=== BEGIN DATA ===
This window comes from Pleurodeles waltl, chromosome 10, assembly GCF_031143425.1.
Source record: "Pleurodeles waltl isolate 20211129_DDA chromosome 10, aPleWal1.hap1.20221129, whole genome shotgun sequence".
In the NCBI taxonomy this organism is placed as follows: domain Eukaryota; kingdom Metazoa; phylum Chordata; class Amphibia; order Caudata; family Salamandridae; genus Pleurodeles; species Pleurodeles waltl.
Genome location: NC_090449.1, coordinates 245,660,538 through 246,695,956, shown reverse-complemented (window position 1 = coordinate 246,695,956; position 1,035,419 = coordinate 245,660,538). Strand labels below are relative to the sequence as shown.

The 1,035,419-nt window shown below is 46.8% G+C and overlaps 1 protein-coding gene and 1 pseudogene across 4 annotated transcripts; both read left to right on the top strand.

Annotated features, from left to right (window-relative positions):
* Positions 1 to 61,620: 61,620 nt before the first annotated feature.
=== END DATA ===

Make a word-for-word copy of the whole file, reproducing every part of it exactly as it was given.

This window comes from Pleurodeles waltl, chromosome 10, assembly GCF_031143425.1.
Source record: "Pleurodeles waltl isolate 20211129_DDA chromosome 10, aPleWal1.hap1.20221129, whole genome shotgun sequence".
In the NCBI taxonomy this organism is placed as follows: domain Eukaryota; kingdom Metazoa; phylum Chordata; class Amphibia; order Caudata; family Salamandridae; genus Pleurodeles; species Pleurodeles waltl.
Genome location: NC_090449.1, coordinates 245,660,538 through 246,695,956, shown reverse-complemented (window position 1 = coordinate 246,695,956; position 1,035,419 = coordinate 245,660,538). Strand labels below are relative to the sequence as shown.

The 1,035,419-nt window shown below is 46.8% G+C and overlaps 1 protein-coding gene and 1 pseudogene across 4 annotated transcripts; both read left to right on the top strand.

Annotated features, from left to right (window-relative positions):
* Positions 1 to 61,620: 61,620 nt before the first annotated feature.